POYNOR: You weren’t even a little bit excited to meet the pair of them?
GROVES: No, not at all. I’ve never liked celebrity. In 1974, when we went to see Muhammad Ali, who David was an enormous fan of, he was so in awe that it was one of the rare occasions when he became rather quiet. I wasn’t at all shy of him, and in fact, we sat on the sofa, me and Ali. I was at that time working for a Black campaigning group, Dashiki, and I told him all about it, and he was very interested. We spoke about vegetarianism and so on. This was in Aunt Coretta’s kitchen, which was at his training camp. David was subdued in the presence of this great man, although Ali clearly liked him a lot.
POYNOR: David authored I Am King, a remarkable photographic biography of Ali, in 1975. Why was he so drawn to Ali, do you think?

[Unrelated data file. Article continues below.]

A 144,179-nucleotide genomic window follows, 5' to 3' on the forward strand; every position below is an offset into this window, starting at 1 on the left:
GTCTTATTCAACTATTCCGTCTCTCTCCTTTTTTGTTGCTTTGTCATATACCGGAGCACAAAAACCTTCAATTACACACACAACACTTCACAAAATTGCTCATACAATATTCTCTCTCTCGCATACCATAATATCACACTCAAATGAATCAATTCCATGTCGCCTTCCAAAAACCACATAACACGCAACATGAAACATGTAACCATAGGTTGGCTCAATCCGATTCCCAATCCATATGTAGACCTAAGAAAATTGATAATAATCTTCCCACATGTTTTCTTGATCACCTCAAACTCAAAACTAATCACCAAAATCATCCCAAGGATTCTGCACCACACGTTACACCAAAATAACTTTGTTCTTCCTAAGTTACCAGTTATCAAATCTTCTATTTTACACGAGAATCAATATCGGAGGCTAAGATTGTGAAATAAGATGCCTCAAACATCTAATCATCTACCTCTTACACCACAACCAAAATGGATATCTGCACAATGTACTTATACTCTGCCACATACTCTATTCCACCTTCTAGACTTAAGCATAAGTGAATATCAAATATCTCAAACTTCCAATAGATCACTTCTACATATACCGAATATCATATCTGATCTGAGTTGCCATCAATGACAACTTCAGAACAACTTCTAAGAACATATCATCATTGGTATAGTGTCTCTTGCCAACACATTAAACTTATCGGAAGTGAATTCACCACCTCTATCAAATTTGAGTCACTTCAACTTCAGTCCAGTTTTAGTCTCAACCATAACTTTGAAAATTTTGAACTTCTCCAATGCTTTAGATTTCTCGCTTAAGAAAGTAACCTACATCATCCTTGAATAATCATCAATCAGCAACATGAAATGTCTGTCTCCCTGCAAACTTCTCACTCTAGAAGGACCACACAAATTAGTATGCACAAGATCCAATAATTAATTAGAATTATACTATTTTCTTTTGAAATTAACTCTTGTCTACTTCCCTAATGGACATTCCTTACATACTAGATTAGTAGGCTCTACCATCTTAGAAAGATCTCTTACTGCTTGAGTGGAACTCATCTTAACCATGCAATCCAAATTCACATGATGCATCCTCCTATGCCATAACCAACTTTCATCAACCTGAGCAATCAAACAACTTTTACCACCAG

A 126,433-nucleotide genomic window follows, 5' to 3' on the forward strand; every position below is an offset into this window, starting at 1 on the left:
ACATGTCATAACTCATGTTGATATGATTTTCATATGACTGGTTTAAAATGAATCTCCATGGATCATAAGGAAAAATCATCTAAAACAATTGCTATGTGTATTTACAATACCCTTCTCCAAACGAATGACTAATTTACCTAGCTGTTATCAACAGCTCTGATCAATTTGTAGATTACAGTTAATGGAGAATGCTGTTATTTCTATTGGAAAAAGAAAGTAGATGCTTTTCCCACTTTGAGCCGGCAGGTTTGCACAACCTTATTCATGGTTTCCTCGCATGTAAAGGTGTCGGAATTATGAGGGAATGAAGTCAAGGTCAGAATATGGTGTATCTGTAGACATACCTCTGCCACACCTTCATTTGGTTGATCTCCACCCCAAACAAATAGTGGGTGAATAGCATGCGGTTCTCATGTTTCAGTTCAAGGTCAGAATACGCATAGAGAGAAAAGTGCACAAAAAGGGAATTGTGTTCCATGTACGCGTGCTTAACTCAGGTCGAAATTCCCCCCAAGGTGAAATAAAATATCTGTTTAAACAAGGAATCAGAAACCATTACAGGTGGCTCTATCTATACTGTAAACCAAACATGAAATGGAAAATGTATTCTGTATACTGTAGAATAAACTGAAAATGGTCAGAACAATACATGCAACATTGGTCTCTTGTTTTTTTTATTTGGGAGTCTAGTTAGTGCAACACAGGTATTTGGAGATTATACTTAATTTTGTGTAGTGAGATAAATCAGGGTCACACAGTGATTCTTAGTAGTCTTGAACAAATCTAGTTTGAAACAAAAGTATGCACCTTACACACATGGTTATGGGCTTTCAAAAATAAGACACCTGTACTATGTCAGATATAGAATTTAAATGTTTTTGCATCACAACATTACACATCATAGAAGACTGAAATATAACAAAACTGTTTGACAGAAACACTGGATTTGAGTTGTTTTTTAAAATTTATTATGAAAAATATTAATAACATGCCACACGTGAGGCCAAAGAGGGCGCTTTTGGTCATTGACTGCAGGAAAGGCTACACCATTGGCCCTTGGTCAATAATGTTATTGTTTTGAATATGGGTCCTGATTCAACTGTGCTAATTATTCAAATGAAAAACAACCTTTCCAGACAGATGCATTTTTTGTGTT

GROVES: Well, for lots of reasons. For one thing, he was beautiful and powerful in his appearance, but also he was political. He wouldn’t go and fight in Vietnam. He was raising consciousness amongst the Black and oppressed. He was a good bloke. That kind of social awareness was unusual, then, especially for a boxer. David was a great fan. We were in New York. I think it was the Chelsea Hotel. David phoned Ali’s camp to see if somebody could tell us when he’d be there and if we could possibly go and visit so David could take photographs of Ali. Ali himself answered the phone. David asked him, and Ali said, “Oh, yeah, come on over.”